-------------------------------------------------------
> justalurker66 Wrote:
> --------------------------------------------------
> -----
> > Typhoon Wrote:
> >
> --------------------------------------------------
>
> > -----
> > > I understand the point.  The current process
> is
> > the correct one.
> >
> > There appears to be room for improvement in the
> > process.
> > I agree, the dispatchers need to remain in
> control
> > of the railroad.
> >
> > But one thing to look at is how often river
> > traffic is blocked and whether or not the
> > blockages can be reduced.
> >
> > Are dispatchers lining routes too early? It can
> be
> > a problem to tear down cleared signals (waiting
> > for time outs). If the was a lockout that
> required
> > occupancy within X number of blocks to clear
> the
> > bridge for train traffic it may prevent
> > dispatchers from lining trains too early (if
> they
> > are doing that).
> >
> > Antidotal reports are not clear enough to
> second
> > guess operations. More information is needed. A
> > report of a boat waiting for half an hour with
> no
> > train doesn't answer the question of when the
> > train arrived. Is 30 minutes long enough to
> open
> > and close the bridge and allow water traffic to
> > pass? Had the bridge opened when the boat
> > approached would it have been closed before
> > delaying a train? Such decisions are as old as
> > railroads. Even a local tower operator would
> need
> > to figure out what they could do without
> causing
> > bigger problems.
>
> In my particular anecdote, the 30-minute delay was
> not followed by the arrival of a train. After 30
> minutes of no action, the bridge simply opened.
> (And I had a railroad scanner on me at the time,
> so I knew what was -- or wasn't - happening near
> the bridge.)

Did you really know though? (hint: Remember not all forms of communication on the railroad can be detected by a scanner.)

 



Date: 07/11/19 20:14
Re: NS causing frustration for Cleveland boaters
Author: toledopatch

glendale Wrote:
-------------------------------------------------------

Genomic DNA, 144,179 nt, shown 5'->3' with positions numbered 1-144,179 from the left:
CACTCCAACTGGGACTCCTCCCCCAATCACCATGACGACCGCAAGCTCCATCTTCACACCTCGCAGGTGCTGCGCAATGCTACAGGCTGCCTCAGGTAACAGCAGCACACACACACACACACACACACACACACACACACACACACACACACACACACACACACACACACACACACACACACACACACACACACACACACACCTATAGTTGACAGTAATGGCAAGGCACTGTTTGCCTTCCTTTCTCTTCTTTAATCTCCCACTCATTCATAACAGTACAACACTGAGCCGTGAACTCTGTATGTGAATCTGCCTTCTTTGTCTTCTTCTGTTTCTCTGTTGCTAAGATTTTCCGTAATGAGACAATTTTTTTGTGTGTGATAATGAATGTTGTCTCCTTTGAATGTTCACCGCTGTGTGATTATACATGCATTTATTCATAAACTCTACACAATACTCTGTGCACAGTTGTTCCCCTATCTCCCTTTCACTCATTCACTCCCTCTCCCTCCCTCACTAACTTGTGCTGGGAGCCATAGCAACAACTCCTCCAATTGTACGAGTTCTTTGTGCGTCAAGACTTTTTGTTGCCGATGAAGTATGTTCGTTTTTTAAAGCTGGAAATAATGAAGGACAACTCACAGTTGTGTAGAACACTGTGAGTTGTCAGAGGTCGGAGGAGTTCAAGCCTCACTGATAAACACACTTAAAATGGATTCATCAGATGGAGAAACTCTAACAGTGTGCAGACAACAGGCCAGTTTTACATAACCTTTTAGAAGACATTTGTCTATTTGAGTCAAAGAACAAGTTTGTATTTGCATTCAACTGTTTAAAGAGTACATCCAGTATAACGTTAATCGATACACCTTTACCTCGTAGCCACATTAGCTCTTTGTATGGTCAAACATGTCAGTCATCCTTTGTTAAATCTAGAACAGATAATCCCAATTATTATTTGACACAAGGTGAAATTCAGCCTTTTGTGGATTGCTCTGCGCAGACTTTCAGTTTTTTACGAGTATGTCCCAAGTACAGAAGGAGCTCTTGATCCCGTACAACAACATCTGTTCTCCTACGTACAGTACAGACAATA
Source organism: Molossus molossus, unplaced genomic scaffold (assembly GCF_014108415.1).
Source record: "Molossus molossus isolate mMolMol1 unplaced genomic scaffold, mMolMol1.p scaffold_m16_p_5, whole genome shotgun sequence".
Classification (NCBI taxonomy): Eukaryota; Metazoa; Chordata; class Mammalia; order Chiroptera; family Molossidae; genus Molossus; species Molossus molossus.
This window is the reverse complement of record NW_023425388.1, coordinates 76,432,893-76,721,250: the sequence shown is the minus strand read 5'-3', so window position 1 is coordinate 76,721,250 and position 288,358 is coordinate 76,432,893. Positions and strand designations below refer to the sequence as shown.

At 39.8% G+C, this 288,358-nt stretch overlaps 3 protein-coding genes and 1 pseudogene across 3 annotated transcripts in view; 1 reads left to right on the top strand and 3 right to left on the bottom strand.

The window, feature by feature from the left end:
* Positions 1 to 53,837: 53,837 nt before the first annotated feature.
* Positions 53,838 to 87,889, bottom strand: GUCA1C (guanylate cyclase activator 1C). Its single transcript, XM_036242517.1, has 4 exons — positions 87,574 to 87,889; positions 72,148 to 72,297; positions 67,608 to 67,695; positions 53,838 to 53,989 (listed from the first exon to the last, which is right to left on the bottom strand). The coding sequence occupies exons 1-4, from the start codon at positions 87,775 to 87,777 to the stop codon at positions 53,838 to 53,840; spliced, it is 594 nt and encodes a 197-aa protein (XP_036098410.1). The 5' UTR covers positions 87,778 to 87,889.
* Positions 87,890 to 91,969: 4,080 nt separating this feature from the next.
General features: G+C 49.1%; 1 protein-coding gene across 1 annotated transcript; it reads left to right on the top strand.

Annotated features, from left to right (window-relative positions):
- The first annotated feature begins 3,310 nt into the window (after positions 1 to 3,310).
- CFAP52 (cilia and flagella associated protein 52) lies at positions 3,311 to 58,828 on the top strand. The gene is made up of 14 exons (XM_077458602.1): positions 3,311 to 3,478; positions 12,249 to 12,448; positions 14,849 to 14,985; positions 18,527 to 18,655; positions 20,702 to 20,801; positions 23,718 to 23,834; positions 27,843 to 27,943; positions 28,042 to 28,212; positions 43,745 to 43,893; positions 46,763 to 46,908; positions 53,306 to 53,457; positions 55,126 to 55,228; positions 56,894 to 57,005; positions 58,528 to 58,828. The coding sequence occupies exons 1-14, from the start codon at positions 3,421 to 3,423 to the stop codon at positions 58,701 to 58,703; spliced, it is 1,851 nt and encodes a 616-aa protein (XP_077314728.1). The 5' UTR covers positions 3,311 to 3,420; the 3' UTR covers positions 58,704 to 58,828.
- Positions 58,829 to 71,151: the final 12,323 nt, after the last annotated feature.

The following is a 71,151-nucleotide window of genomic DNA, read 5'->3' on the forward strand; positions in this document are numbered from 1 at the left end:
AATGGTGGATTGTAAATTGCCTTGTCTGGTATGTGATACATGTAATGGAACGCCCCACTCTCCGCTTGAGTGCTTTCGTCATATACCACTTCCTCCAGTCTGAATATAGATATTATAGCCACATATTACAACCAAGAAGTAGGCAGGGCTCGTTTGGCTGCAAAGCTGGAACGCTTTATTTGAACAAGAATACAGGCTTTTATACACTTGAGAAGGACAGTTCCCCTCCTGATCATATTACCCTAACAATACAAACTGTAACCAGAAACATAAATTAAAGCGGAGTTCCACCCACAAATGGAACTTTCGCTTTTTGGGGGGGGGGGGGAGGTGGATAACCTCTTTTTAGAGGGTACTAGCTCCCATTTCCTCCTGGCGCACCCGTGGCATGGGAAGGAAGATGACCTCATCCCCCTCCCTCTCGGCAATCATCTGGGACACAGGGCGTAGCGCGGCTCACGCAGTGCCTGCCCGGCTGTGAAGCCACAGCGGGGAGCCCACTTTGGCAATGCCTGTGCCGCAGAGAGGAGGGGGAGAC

> toledopatch Wrote:
> --------------------------------------------------
> -----
> > justalurker66 Wrote:
> >
> --------------------------------------------------
>
> > -----
> > > Typhoon Wrote:
> > >
> >
> --------------------------------------------------
>
> >
> > > -----
> > > > I understand the point.  The current
> process
> > is
> > > the correct one.
> > >
> > > There appears to be room for improvement in
> the
> > > process.
> > > I agree, the dispatchers need to remain in
> > control
> > > of the railroad.
> > >
> > > But one thing to look at is how often river
> > > traffic is blocked and whether or not the
> > > blockages can be reduced.
> > >
> > > Are dispatchers lining routes too early? It
> can
> > be
> > > a problem to tear down cleared signals
> (waiting
> > > for time outs). If the was a lockout that
> > required
> > > occupancy within X number of blocks to clear
> > the
> > > bridge for train traffic it may prevent
> > > dispatchers from lining trains too early (if
> > they
> > > are doing that).
> > >
> > > Antidotal reports are not clear enough to
> > second
> > > guess operations. More information is needed.
> A
> > > report of a boat waiting for half an hour
> with
> > no
> > > train doesn't answer the question of when the
> > > train arrived. Is 30 minutes long enough to
> > open
> > > and close the bridge and allow water traffic
> to
> > > pass? Had the bridge opened when the boat
> > > approached would it have been closed before
> > > delaying a train? Such decisions are as old
> as
> > > railroads. Even a local tower operator would
> > need
> > > to figure out what they could do without
> > causing
> > > bigger problems.
> >
> > In my particular anecdote, the 30-minute delay
> was
> > not followed by the arrival of a train. After
> 30
> > minutes of no action, the bridge simply opened.